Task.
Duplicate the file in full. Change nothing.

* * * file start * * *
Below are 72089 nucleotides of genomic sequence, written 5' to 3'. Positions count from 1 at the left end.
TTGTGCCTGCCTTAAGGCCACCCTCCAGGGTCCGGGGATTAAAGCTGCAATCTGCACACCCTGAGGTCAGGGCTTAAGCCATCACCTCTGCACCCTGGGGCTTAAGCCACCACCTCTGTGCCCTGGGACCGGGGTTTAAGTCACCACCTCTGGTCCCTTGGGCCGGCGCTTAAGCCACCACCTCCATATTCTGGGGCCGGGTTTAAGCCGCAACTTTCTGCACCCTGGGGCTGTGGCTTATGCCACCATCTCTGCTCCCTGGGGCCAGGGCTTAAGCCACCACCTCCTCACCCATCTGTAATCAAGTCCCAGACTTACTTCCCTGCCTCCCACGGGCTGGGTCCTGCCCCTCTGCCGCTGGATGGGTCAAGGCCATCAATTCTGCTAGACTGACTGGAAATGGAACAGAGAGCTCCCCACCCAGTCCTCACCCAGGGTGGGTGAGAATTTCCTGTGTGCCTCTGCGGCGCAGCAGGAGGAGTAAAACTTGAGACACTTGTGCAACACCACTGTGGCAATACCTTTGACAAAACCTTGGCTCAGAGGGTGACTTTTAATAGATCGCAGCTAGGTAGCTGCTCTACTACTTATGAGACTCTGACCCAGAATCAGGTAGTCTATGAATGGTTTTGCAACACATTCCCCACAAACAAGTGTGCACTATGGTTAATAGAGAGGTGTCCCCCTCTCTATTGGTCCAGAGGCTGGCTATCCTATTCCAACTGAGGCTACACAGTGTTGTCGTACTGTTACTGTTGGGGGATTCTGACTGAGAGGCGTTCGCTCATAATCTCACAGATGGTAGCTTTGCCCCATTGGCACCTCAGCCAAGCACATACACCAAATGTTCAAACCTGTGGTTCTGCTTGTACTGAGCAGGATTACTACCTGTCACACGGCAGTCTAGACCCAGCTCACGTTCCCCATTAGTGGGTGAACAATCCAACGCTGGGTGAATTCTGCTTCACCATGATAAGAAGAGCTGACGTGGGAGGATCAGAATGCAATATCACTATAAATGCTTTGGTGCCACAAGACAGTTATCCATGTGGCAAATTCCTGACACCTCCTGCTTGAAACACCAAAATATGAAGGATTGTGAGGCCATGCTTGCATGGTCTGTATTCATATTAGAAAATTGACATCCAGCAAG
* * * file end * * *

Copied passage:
Below are 72089 nucleotides of genomic sequence, written 5' to 3'. Positions count from 1 at the left end.
TTGTGCCTGCCTTAAGGCCACCCTCCAGGGTCCGGGGATTAAAGCTGCAATCTGCACACCCTGAGGTCAGGGCTTAAGCCATCACCTCTGCACCCTGGGGCTTAAGCCACCACCTCTGTGCCCTGGGACCGGGGTTTAAGTCACCACCTCTGGTCCCTTGGGCCGGCGCTTAAGCCACCACCTCCATATTCTGGGGCCGGGTTTAAGCCGCAACTTTCTGCACCCTGGGGCTGTGGCTTATGCCACCATCTCTGCTCCCTGGGGCCAGGGCTTAAGCCACCACCTCCTCACCCATCTGTAATCAAGTCCCAGACTTACTTCCCTGCCTCCCACGGGCTGGGTCCTGCCCCTCTGCCGCTGGATGGGTCAAGGCCATCAATTCTGCTAGACTGACTGGAAATGGAACAGAGAGCTCCCCACCCAGTCCTCACCCAGGGTGGGTGAGAATTTCCTGTGTGCCTCTGCGGCGCAGCAGGAGGAGTAAAACTTGAGACACTTGTGCAACACCACTGTGGCAATACCTTTGACAAAACCTTGGCTCAGAGGGTGACTTTTAATAGATCGCAGCTAGGTAGCTGCTCTACTACTTATGAGACTCTGACCCAGAATCAGGTAGTCTATGAATGGTTTTGCAACACATTCCCCACAAACAAGTGTGCACTATGGTTAATAGAGAGGTGTCCCCCTCTCTATTGGTCCAGAGGCTGGCTATCCTATTCCAACTGAGGCTACACAGTGTTGTCGTACTGTTACTGTTGGGGGATTCTGACTGAGAGGCGTTCGCTCATAATCTCACAGATGGTAGCTTTGCCCCATTGGCACCTCAGCCAAGCACATACACCAAATGTTCAAACCTGTGGTTCTGCTTGTACTGAGCAGGATTACTACCTGTCACACGGCAGTCTAGACCCAGCTCACGTTCCCCATTAGTGGGTGAACAATCCAACGCTGGGTGAATTCTGCTTCACCATGATAAGAAGAGCTGACGTGGGAGGATCAGAATGCAATATCACTATAAATGCTTTGGTGCCACAAGACAGTTATCCATGTGGCAAATTCCTGACACCTCCTGCTTGAAACACCAAAATATGAAGGATTGTGAGGCCATGCTTGCATGGTCTGTATTCATATTAGAAAATTGACATCCAGCAAG